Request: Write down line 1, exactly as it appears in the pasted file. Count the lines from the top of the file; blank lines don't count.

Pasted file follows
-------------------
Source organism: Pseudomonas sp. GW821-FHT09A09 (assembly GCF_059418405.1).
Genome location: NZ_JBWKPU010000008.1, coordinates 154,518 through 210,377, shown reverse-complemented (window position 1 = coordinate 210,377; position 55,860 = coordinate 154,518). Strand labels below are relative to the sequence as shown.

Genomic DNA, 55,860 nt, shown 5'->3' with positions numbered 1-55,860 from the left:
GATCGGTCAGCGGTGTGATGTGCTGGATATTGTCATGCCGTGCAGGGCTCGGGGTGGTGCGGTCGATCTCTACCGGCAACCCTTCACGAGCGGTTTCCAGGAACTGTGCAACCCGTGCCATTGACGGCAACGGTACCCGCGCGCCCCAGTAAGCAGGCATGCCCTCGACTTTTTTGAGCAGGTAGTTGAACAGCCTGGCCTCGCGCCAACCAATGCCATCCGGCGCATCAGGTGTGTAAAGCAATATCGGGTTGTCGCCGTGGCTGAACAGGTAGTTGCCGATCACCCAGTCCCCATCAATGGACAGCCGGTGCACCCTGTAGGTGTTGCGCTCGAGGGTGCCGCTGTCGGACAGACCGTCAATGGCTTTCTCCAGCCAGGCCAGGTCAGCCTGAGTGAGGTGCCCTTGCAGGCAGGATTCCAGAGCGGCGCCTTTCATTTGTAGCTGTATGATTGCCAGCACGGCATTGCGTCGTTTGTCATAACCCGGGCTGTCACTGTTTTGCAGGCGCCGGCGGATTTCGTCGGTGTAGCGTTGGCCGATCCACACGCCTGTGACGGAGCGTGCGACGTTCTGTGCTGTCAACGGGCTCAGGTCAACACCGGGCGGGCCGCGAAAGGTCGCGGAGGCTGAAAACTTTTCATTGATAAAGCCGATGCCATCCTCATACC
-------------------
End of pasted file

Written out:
Source organism: Pseudomonas sp. GW821-FHT09A09 (assembly GCF_059418405.1).